Although he’s not as flashy in appearance as some of his terrier relatives, the Border Terrier is still pure terrier, living life with great gusto, whether out and about with people or digging a hole in a flowerbed. Frankly, it’s a bit surprising that he isn’t more popular, given that he’s one of the healthier purebred dogs, is less driven to hunt than most other terriers, and is fairly flexible about exercise. He’s robust, sturdy, and great with children, making him one of the top terrier contenders for a family pet.
The Border Terrier is one of the oldest and smallest of the working terrier breeds that originated in Great Britain. Earlier names for this breed include the Reedwater Terrier, Ullswater Terrier and Coquetdale Terrier. They are well-known for their scruffy face and beard and their friendly, welcoming disposition. They are active, agile and sturdy little dogs, said to be “hard as nails” and “as game as they come.” This breed thrives on human companionship and does well around children. However, they should not be in homes with other small animals such as birds, hamsters or mice, and they always will be inclined to chase cats. Border Terriers are friendly to everyone, including strangers, but will sound an alarm when something new or unfamiliar appears in their home territory.
- The Border Terrier is characterized by his rough coat, “otter”-shaped head, and an “at the alert” attitude.
- As a breed, the Border Terrier has changed little over the years, aside from becoming more consistent in appearance.
- Border Terriers have thick, loose skin, which protects them from adversary bites.Border Terriers become overweight easily, so be sure to measure your Border’s food and give him at least a half hour of vigorous exercise each day.
- Border Terriers thrive when they’re with their people and aren’t meant to live outdoors with little human interaction. When left to their own devices, they can be noisy and destructive.
- These escape artists will find the way out of a fenced yard if given the time and opportunity. They’ve been known to climb over and dig under fences, and once they get out they have little street sense to keep them from dashing out in front of cars.
- Border Terriers have a high threshold for pain. If your dog’s sick, the only sign may be a behavioral change, such as the dog becoming withdrawn or quiet.
- Border Terriers have a natural instinct to dig. Rather than fighting it, give your Border Terrier a place of his own to dig or put his digging drive to work with fun games.
- Border Terriers are active and bouncy. They love jumping up on people to greet them.
- Border Terriers aren’t yappy, but they’ll bark to alert you of anything unusual, and they can become nuisance barkers if they get bored.
- Border Terriers have a high prey drive and will chase, attack, and even kill neighborhood cats, squirrels or other small animals. They’ll also go after small pets such as rabbits, mice, or gerbils. Because of their tendency to chase, make sure your yard is securely fenced, and don’t let your Border off leash in an unfenced area.
- Border Terriers do well with other dogs and with family cats if the cat is raised with the Border Terrier or lived in the home before the Border Terrier.
- Border Terriers can make excellent companions for kids, but they can be rambunctious, especially when young, and can unintentionally hurt small children.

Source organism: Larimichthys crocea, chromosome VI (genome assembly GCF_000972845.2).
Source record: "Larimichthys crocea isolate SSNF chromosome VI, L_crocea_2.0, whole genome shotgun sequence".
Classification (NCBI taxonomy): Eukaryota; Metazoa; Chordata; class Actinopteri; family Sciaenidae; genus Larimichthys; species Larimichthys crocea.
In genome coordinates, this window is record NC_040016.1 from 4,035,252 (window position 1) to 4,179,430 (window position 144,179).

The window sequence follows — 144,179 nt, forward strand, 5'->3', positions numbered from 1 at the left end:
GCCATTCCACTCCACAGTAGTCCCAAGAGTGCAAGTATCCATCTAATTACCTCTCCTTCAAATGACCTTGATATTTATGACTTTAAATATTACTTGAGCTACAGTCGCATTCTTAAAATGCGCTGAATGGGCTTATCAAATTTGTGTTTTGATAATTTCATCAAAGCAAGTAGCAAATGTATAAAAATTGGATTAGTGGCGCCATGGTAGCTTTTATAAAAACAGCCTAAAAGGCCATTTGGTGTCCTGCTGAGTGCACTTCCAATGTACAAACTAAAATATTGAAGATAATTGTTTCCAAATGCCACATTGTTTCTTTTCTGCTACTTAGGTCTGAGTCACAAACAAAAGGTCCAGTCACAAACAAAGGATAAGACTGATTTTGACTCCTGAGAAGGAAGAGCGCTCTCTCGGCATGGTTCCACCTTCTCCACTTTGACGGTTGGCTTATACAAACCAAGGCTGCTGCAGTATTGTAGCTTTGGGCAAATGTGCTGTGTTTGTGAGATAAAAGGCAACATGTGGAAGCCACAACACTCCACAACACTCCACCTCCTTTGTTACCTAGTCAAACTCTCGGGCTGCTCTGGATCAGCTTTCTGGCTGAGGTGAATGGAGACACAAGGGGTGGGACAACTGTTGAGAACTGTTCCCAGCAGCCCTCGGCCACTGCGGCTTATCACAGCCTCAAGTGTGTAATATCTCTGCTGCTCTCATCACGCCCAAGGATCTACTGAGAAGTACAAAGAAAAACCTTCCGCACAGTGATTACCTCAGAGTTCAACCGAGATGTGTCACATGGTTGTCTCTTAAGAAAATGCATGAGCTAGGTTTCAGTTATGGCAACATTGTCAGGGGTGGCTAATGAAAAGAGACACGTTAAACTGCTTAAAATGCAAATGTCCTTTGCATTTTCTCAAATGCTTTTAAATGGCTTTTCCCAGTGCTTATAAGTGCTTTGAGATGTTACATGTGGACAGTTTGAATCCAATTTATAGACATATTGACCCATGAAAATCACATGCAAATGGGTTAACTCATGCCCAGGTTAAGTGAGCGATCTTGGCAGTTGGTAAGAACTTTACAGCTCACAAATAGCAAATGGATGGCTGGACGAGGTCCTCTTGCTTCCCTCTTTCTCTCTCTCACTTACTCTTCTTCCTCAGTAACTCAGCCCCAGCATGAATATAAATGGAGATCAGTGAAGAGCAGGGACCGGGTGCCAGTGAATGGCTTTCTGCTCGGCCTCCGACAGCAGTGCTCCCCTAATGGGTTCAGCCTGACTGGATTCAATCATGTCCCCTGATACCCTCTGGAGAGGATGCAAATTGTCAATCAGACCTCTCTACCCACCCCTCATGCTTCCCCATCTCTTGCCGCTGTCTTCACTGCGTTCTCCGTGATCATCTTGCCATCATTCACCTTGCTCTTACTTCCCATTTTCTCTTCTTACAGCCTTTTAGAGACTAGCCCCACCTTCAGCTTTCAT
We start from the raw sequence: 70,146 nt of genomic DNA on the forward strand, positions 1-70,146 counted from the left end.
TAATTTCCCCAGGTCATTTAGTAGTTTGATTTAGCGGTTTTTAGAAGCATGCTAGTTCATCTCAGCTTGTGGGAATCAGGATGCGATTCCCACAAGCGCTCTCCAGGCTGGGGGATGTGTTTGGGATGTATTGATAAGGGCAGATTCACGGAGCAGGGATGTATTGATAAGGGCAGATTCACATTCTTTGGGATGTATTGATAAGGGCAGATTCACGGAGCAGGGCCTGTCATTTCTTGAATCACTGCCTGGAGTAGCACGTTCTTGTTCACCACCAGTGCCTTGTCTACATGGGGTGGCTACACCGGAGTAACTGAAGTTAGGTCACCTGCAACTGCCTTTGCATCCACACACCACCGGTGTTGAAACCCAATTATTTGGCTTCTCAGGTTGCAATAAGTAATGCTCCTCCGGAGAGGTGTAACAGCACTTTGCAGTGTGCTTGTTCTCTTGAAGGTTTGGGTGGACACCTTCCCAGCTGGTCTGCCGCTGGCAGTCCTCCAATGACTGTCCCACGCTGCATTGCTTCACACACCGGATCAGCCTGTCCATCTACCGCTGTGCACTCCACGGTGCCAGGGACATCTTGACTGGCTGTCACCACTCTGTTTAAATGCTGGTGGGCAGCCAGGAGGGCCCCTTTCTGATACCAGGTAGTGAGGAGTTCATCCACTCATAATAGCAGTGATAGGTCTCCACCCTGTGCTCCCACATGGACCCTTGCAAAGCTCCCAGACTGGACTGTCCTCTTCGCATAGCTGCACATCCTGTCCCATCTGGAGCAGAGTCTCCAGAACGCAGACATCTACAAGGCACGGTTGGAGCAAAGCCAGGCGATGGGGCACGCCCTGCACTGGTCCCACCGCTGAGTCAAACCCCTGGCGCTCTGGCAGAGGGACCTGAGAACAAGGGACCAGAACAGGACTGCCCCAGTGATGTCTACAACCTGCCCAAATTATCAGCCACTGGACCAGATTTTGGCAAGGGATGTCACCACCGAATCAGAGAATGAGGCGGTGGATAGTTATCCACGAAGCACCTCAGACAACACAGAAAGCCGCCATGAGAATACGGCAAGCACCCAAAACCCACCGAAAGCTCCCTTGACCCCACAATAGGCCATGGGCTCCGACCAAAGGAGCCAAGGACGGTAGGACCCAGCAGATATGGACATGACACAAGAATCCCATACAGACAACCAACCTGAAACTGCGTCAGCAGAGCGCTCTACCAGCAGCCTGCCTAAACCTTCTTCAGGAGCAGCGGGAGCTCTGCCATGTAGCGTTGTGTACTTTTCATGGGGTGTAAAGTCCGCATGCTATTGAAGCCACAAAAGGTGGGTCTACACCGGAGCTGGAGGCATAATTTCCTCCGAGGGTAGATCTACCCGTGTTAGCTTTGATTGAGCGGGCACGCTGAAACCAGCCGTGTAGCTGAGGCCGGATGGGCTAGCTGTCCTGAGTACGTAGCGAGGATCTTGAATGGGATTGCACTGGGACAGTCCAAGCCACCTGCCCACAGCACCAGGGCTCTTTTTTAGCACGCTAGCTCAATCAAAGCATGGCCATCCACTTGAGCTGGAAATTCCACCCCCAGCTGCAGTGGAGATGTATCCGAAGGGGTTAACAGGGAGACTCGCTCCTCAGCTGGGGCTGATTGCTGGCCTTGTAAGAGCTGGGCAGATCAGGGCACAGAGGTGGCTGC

Children And Other Pets
Border Terriers love kids and can match their energy levels all day long, but they’re a little rambunctious for households with children under the age of 6 years.
As with any dog, always teach children how to approach and touch your Border Terrier, and supervise all interactions between dogs and young children to prevent any biting or ear pulling from either party.
Border Terriers usually get along well with other dogs and cats, especially if they’re introduced to them in puppyhood. They do best with dogs of the opposite sex. They’re likely to chase outdoor cats as well as squirrels and other wildlife, and they shouldn’t be trusted alone with pet birds or small, furry pets such as rabbits, hamsters, and gerbils.
Is the Border Terrier the Right Breed for you?
Moderate Maintenance: Regular grooming is required to keep its fur in good shape. Occasional trimming or stripping needed.
Minimal Shedding: Recommended for owners who do not want to deal with hair in their cars and homes.
Moderately Easy Training: The Border Terrier is average when it comes to training. Results will come gradually.
Fairly Active: It will need regular exercise to maintain its fitness. Trips to the dog park are a great idea.
|Chomp in 102 Dalmatians|
Good for New Owners: This breed is well suited for those who have little experience with dog ownership.
Good with Kids: This is a suitable breed for kids and is known to be playful, energetic, and affectionate around them.
Did You Know?
Border Terriers hold more American Kennel Club Earthdog titles than any other breed.
Famous Border Terriers
- Baxter in Anchorman
- Brillo in Misfits episode “Four” as a street puppy eaten by new zombie Curtis
- Hubble in Good Boy!
- Lady Eccles in Coronation Street as Blanche Hunt’s inheritance gift from her friend; belongs to her son-in-law Ken Barlow after her death in 2010
- Monty and Rommel in Monarch of the Glen
- Nancy in Unfabulous as Addie’s pet dog
- Oscar as Scotty the Dog in Ruby Sparks 2012
- Pard in High Sierra
- Pepper as Pinkybones in Another Happy Day
- Puffy in There’s Something About Mary
- Seymour in Futurama episode Jurassic Bark
- Shep Proudfoot, Greg Laswell’s pet dog
- Sickan in My Life as a Dog
- Sorry in Seeking a Friend for the End of the World; Dodge’s dog
- Tansy as Toto from Return To Oz 1985
- Toots in Lassie